On the twelfth day of our road trip, we found ourselves winding up the sides of the Appalachians, flitting between sparsely populated, rural West Virginia and pockets of charming little hamlets in Virginia. I was very taken with the beautiful wild flowers edging the roads. Even on the busier roads, the verges were like colourful meadows.
It was just as well it was all so pretty because we spent entirely too long on these winding roads having gotten lost and taken a wrong turn that required us to double back and take an alternative, even more zig-zagging route to our destination. Two of our children suffer from car sickness so we had to pull the car over a couple of times. At the end of the day, our youngest was fist pumping in celebration of having beaten his previous record and filled a dozen bags with vomit. Through it all I tried to focus on the pretty wildflowers.
We also had a couple of wildlife encounters. The less exciting one was that we found a turtle moseying across the road at an alarmingly slow pace. Knowing it was likely to get pancaked, we halted the car so I could get out and move the turtle. As I reached down to scoop it up, however, it decided that was the time to get a wriggle on and it darted from my grasp but in the opposite direction to where it had been headed. What then followed was a minute or so of me scurrying around after a turtle that was doing the equivalent of handbrake turns and looking like some sort of hybrid of Dr Doolittle and the Keystone Cops. Far more excitingly, however, WE SAW A BEAR. We were reaching the crest of a particular steep stretch of road and I was just looking up from the latest bag of puke I had tied up when I saw the dark shape clambering the grass verge to our left. I yelled, “Bear!” so suddenly and loudly that Mr Pict automatically breaked (which was OK as we were the only car on the road). And there was indeed a baby black bear scrambling up the slope towards the treeline. By the time I got my phone out of my pocket, the bear was gone and my photo opportunity was missed. We waited for a good few minutes in the hope that it might reappear or even that its mother or siblings might appear but nothing more stirred and we finally had to move on. We were, however, all terribly excited to have seen a wild bear.
After our meandering route, being waylaid by the pukers, and the stop for bear spotting and turtle rescuing, it was late morning by the time we arrived at Cass where we planned on taking the scenic railroad. Our intention had been to take a railroad trip from Cass up to the summit of Bald Knob, a local mountain, but we had missed that train by a couple of hours. In fact, we were lucky to be able to take any train whatsoever as the last train of the day was due to depart just 15 minutes after we arrived. The tickets turned out to be pricier than we had expected but we felt we could not very well have gone through all of that palaver just to turn around and go all the way back again. It transpired the Bald Knob excursion would have taken us 4 hours so it was possibly lucky we did not end up doing that. The tickets we bought were for a 2 hour trip to Whittaker Station, a recreated logging camp, and back.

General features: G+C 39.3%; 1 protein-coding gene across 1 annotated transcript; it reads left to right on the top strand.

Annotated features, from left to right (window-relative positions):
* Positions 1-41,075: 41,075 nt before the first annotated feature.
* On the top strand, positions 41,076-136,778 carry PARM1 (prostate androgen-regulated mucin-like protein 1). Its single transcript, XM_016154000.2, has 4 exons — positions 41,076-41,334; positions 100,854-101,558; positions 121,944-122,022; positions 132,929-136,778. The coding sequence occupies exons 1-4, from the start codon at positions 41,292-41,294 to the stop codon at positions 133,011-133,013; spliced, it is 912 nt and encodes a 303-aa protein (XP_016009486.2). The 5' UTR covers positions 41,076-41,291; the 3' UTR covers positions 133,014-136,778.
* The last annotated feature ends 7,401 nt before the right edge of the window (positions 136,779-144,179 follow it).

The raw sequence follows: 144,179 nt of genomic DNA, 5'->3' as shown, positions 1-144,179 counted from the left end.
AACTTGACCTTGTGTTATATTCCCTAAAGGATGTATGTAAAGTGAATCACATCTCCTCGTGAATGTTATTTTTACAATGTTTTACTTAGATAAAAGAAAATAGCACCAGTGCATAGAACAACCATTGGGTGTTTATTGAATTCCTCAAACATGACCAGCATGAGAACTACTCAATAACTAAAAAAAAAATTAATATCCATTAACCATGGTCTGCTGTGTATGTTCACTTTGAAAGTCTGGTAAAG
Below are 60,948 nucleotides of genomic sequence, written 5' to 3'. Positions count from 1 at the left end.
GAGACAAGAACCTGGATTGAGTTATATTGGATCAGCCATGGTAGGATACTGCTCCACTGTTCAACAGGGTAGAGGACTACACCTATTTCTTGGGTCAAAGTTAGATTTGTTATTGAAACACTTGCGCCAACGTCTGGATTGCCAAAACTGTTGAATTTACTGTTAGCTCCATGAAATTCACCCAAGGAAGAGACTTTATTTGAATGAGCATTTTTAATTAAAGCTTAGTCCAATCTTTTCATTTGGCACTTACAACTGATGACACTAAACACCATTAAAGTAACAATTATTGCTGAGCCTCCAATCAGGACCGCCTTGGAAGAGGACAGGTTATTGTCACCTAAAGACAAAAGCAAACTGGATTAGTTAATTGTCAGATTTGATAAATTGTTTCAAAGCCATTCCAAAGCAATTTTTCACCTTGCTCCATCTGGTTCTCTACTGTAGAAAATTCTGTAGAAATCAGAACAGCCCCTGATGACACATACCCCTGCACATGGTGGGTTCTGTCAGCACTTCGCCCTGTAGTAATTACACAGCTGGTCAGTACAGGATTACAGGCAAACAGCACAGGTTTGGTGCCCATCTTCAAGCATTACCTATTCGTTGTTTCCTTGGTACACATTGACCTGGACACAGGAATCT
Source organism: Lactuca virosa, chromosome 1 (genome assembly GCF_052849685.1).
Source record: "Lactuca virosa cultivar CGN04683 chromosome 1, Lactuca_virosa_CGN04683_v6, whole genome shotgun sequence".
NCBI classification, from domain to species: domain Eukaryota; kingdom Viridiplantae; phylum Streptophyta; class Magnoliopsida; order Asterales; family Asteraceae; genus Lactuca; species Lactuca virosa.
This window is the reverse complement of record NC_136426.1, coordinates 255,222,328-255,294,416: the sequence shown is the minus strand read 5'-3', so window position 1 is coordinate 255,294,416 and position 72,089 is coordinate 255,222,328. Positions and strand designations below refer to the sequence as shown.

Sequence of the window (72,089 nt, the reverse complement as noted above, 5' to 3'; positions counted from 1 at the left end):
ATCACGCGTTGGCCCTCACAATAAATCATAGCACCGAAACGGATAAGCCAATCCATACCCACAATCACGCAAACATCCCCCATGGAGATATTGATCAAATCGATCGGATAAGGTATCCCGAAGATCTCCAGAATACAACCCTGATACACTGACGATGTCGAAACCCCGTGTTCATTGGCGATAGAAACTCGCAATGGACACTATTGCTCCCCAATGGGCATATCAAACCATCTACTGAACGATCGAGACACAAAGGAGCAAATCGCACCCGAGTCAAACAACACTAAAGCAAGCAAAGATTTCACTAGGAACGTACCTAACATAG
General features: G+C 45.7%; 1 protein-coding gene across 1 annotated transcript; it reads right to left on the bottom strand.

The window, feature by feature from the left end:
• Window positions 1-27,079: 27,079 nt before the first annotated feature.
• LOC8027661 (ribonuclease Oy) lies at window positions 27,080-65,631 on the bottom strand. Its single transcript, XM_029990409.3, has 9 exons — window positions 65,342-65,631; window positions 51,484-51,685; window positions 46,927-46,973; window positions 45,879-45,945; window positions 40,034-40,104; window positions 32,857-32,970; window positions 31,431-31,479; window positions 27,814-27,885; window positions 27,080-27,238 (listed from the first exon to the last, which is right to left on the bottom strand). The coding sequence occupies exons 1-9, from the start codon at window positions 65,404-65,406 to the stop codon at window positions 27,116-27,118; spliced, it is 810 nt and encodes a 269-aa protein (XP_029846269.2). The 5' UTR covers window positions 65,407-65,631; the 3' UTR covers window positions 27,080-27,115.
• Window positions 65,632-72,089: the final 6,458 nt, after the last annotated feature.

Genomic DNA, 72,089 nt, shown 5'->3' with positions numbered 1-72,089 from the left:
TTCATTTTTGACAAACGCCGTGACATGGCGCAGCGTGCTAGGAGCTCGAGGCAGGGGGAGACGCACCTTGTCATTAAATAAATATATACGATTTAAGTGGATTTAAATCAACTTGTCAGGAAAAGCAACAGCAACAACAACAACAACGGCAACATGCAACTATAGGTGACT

We had no sooner boarded the open sided railcars – converted log cars – and sat ourselves on the benches than we were off on our trip. Cass was founded in the very early 1900s as a company town serving a lumber operation so the first site that pulled into view was the ruins of the large sawmill. We were informed that at one time this was the largest double-banded sawmill in the world. It was so rusty and derelict that I would have loved to have gotten out and explored it but we chuffed on. We then passed the sheds where we could see two of the Shay engines owned by the railroad. I know almost absolutely zilch about railway history but we were given the distinct impression that these were a big deal.
We were being pulled and pushed by Shay engine number 4 and there was one chap shovelling a ton of coal just to get us up and down Black Allegheny Mountain. I write that the engine was both pulling and pushing us because the standard gauge had two switchbacks to allow for the gradient of the hill. Therefore, sometimes the engine was behind the railcars and other times it was in front of them. The gradient was 5% until the second switchback when it became 9%.